• Build your friend up: Let them know their potential and good qualities. You don’t know how beat down they have been from their abuser, they do not need anyone else pointing out their so-called flaws. Give emotional support.
  • Be patient: Reaching out for help takes a lot of courage. There are many factors that may delay your friend from seeking help or leaving their abuser. There is also a good chance if they leave their abuser, they may go back. Please be patient and supportive despite how frustrating it may become. Your friend needs you.

How to help a victim of Rape

  • Sexual violence is any unwanted sexual contact. Sexual violence includes such crimes as rape, incest, statutory sexual assault, sexual harassment, sexual assault or any sexual contact without consent.
  • Many people want to help friends and family members who have been hurt, but sometimes they do not know what to say or do. Unless you have been the victim of sexual violence, you may not be able to understand a victim’s feelings. It is important to remember not all victims react or feel the same.
  • You are likely to experience some strong reactions when you learn of a friend or loved one’s assault. Reactions or feelings of anger, rage, shock, revenge, desire to fix it, to move on, and feelings of helplessness are all common.
  • For victims to become survivors, they need empathy, understanding and perhaps a listening ear. Do not be judgmental or ask victims why they did a certain thing, wore a certain item of clothing or went to a certain place. Remember no one deserves or asks to be raped.

What do victims feel?

It is important for you not to judge a victim’s response. One victim may react very emotionally and another may be extremely calm. No matter how victims react, their emotions are normal and okay.

Some common and immediate reactions to sexual victimization:

  • crying
  • sobbing
  • shaking
  • laughter due to shock
  • denial
  • feelings of fear
  • shame and anger
  • self-blame
  • feelings of guilt and helplessness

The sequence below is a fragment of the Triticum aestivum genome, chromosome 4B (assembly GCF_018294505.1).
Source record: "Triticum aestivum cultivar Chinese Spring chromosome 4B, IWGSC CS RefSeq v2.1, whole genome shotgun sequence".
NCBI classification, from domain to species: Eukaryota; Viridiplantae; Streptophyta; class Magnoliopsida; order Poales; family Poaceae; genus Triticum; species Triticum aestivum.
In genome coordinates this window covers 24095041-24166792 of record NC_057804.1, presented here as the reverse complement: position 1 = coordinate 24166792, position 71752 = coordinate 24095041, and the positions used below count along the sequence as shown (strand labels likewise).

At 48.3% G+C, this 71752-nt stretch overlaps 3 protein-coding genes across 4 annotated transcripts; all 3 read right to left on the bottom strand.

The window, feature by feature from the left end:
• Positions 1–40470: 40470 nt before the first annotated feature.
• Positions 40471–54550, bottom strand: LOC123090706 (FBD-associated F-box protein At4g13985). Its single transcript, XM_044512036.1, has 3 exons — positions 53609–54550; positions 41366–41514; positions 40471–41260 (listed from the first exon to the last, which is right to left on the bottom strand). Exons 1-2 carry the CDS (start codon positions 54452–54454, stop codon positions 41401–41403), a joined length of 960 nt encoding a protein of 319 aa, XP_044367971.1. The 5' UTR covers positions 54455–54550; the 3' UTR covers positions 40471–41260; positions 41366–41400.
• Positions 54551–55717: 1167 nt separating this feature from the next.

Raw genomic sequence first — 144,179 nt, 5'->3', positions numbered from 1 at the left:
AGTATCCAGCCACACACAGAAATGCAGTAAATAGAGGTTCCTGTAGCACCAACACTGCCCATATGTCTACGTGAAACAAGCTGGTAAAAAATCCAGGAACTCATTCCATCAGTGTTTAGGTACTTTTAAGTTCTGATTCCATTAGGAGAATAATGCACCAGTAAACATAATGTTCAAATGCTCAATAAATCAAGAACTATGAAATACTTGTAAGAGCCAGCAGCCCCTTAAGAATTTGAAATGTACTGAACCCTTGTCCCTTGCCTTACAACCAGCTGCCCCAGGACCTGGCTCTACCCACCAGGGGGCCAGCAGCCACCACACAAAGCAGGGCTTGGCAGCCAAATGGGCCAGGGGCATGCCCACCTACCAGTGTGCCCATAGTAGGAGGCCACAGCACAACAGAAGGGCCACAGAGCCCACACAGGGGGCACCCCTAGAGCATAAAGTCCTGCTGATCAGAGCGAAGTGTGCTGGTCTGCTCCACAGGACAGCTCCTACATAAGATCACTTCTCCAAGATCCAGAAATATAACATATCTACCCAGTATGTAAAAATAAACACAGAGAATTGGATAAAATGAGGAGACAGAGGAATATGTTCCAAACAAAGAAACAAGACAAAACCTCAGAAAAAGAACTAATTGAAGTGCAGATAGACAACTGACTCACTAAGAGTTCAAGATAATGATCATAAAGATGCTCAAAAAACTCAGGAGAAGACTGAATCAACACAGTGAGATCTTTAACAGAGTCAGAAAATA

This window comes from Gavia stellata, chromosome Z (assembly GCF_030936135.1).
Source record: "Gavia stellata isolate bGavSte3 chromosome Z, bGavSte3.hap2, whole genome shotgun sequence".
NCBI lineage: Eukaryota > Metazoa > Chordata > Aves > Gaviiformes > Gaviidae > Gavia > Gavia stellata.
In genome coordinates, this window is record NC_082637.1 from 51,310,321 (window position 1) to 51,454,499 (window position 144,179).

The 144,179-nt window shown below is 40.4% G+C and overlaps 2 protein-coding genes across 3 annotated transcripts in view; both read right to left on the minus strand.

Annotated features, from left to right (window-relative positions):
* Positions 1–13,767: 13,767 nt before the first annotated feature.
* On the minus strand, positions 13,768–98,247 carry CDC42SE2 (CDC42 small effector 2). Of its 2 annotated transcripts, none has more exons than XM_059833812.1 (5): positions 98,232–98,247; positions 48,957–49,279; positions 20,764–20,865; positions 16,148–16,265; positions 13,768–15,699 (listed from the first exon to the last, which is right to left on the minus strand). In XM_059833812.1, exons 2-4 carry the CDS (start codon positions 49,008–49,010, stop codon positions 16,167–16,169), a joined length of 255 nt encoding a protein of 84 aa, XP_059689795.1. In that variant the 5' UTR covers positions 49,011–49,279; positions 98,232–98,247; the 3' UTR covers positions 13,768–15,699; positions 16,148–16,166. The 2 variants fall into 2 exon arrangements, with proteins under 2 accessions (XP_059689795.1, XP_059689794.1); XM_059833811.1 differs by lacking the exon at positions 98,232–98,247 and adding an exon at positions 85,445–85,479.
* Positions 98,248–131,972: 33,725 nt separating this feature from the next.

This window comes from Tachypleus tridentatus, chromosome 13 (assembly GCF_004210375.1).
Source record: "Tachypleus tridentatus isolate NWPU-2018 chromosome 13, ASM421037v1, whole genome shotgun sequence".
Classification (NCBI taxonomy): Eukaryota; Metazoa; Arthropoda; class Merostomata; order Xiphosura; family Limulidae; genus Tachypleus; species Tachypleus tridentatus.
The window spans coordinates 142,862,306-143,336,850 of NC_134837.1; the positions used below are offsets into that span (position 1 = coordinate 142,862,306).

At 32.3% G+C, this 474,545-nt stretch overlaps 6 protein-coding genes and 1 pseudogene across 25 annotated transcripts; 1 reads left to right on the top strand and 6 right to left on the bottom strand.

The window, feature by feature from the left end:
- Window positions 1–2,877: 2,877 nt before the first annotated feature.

• abrupt mood changes
  • embarrassment

Over time, these immediate reactions may fade, but other emotions and difficulties may continue for sometime throughout a victim’s recovery.

Long-term reactions to sexual victimization:

  • fear of being alone
  • fear of the dark
  • trouble sleeping
  • nightmares
  • trouble concentrating
  • depression
  • fear and dislike of sex
  • trust issues in relationships
  • flashbacks of the assault
  • anxiety
  • drug or alcohol abuse
  • engaging in high risk behaviors
  • suicidal thoughts

How you can help a victim of rape?

  • Remain calm. You might feel shock or rage, but expressing these emotions to the victims may cause more trauma.
  • Encourage medical attention. Care is important because there may be internal injuries that are not obvious, or the victim may have been exposed to sexually transmitted diseases. Victims are entitled to a forensic medical exam, whether or not they decide to report the assault.
  • Give the victim control. All control has been stripped from the victim during the assault. Allow the victim to make decisions about what steps to take next.
  • Maintain confidentiality. Let the victim decide who will know about the assault.
  • Let the victim express feeling. Listen without adding your opinions. If the victim wishes to remain silent, do not force discussion. Say you will be there to listen always.
  • Believe the victim. Make it clear to the victim you believe the assault happened and that the assault is the fault of the abuser, NOT the victim.
  • Encourage counseling. Give the victim our hotline numbers, 941-627-6000 or 941-475-6465, but let the victim decide whether to call or not.
  • Seek help for yourself. Don’t ignore your own feelings, even though you may not be able to share all of them with the victim now. You can also call our hotlines at 941-627-6000 or 941-475-6465, to speak to someone who will listen and remain confidential.

Sexual assault statistics calculated by RAINN

RAINN stands for the Rape, Abuse and Incest National Network and according to their data:

Victims of sexual assault are:

  • 3 times more likely to suffer from depression.
  • 6 times more likely to suffer from post-traumatic stress disorder.
  • 13 times more likely to abuse alcohol.
  • 26 times more likely to abuse drugs.
  • 4 times more likely to contemplate suicide.